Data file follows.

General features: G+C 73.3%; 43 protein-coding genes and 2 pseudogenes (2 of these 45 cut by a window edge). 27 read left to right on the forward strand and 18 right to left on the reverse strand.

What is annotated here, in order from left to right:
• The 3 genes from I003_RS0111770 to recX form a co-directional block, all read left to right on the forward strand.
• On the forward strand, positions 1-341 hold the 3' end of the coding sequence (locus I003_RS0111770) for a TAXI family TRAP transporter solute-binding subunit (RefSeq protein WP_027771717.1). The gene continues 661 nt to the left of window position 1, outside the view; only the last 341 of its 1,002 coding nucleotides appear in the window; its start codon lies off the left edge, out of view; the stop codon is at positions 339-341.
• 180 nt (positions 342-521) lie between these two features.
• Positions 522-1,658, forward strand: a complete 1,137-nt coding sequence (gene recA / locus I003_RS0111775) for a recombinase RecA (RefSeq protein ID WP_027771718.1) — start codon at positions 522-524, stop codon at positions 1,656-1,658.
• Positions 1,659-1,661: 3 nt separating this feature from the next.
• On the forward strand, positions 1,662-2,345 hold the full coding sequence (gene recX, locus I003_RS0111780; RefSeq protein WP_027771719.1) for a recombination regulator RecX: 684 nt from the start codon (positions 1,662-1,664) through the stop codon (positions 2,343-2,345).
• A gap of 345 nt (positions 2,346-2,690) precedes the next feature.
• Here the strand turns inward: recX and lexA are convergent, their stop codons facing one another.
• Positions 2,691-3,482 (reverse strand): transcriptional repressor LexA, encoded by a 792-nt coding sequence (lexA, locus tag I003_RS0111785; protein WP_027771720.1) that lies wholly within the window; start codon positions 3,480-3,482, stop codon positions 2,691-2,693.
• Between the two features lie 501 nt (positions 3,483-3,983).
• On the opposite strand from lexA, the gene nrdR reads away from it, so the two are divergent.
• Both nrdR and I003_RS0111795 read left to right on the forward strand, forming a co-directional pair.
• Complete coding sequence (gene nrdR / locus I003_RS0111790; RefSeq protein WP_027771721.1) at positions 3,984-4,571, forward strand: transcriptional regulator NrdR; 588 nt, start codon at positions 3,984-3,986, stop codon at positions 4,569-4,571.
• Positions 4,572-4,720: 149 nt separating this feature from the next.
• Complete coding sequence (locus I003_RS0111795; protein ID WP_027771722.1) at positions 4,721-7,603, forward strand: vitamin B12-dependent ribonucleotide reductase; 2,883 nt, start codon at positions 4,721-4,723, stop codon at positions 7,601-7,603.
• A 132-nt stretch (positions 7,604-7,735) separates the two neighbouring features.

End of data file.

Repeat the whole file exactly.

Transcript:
General features: G+C 73.3%; 43 protein-coding genes and 2 pseudogenes (2 of these 45 cut by a window edge). 27 read left to right on the forward strand and 18 right to left on the reverse strand.

What is annotated here, in order from left to right:
• The 3 genes from I003_RS0111770 to recX form a co-directional block, all read left to right on the forward strand.
• On the forward strand, positions 1-341 hold the 3' end of the coding sequence (locus I003_RS0111770) for a TAXI family TRAP transporter solute-binding subunit (RefSeq protein WP_027771717.1). The gene continues 661 nt to the left of window position 1, outside the view; only the last 341 of its 1,002 coding nucleotides appear in the window; its start codon lies off the left edge, out of view; the stop codon is at positions 339-341.
• 180 nt (positions 342-521) lie between these two features.
• Positions 522-1,658, forward strand: a complete 1,137-nt coding sequence (gene recA / locus I003_RS0111775) for a recombinase RecA (RefSeq protein ID WP_027771718.1) — start codon at positions 522-524, stop codon at positions 1,656-1,658.
• Positions 1,659-1,661: 3 nt separating this feature from the next.
• On the forward strand, positions 1,662-2,345 hold the full coding sequence (gene recX, locus I003_RS0111780; RefSeq protein WP_027771719.1) for a recombination regulator RecX: 684 nt from the start codon (positions 1,662-1,664) through the stop codon (positions 2,343-2,345).
• A gap of 345 nt (positions 2,346-2,690) precedes the next feature.
• Here the strand turns inward: recX and lexA are convergent, their stop codons facing one another.
• Positions 2,691-3,482 (reverse strand): transcriptional repressor LexA, encoded by a 792-nt coding sequence (lexA, locus tag I003_RS0111785; protein WP_027771720.1) that lies wholly within the window; start codon positions 3,480-3,482, stop codon positions 2,691-2,693.
• Between the two features lie 501 nt (positions 3,483-3,983).
• On the opposite strand from lexA, the gene nrdR reads away from it, so the two are divergent.
• Both nrdR and I003_RS0111795 read left to right on the forward strand, forming a co-directional pair.
• Complete coding sequence (gene nrdR / locus I003_RS0111790; RefSeq protein WP_027771721.1) at positions 3,984-4,571, forward strand: transcriptional regulator NrdR; 588 nt, start codon at positions 3,984-3,986, stop codon at positions 4,569-4,571.
• Positions 4,572-4,720: 149 nt separating this feature from the next.
• Complete coding sequence (locus I003_RS0111795; protein ID WP_027771722.1) at positions 4,721-7,603, forward strand: vitamin B12-dependent ribonucleotide reductase; 2,883 nt, start codon at positions 4,721-4,723, stop codon at positions 7,601-7,603.
• A 132-nt stretch (positions 7,604-7,735) separates the two neighbouring features.